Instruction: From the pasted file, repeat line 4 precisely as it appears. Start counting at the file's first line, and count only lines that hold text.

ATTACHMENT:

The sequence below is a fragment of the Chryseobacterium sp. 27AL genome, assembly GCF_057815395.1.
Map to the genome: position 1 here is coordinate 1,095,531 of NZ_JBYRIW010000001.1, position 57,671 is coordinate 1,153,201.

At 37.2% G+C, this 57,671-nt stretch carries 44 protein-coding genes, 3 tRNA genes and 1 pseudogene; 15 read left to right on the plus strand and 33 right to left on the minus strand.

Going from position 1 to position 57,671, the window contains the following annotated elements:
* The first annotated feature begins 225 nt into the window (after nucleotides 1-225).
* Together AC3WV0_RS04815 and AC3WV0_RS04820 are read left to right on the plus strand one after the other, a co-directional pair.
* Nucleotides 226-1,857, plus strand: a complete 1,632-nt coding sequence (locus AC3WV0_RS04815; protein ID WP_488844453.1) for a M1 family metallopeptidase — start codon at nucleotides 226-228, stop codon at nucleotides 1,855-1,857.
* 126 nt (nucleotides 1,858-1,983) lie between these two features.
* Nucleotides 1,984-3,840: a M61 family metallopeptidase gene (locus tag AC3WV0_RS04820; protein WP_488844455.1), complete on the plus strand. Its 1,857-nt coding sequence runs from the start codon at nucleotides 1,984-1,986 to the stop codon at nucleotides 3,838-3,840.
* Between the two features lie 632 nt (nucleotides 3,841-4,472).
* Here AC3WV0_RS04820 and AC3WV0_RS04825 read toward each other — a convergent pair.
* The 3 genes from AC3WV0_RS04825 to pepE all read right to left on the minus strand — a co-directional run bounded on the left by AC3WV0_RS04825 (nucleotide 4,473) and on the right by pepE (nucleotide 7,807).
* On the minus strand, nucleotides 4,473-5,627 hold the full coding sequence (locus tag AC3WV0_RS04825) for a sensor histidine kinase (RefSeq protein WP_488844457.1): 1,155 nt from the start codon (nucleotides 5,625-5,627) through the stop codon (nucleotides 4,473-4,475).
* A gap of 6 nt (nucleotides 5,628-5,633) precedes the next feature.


Going from position 1 to position 57,671, the window contains the following annotated elements: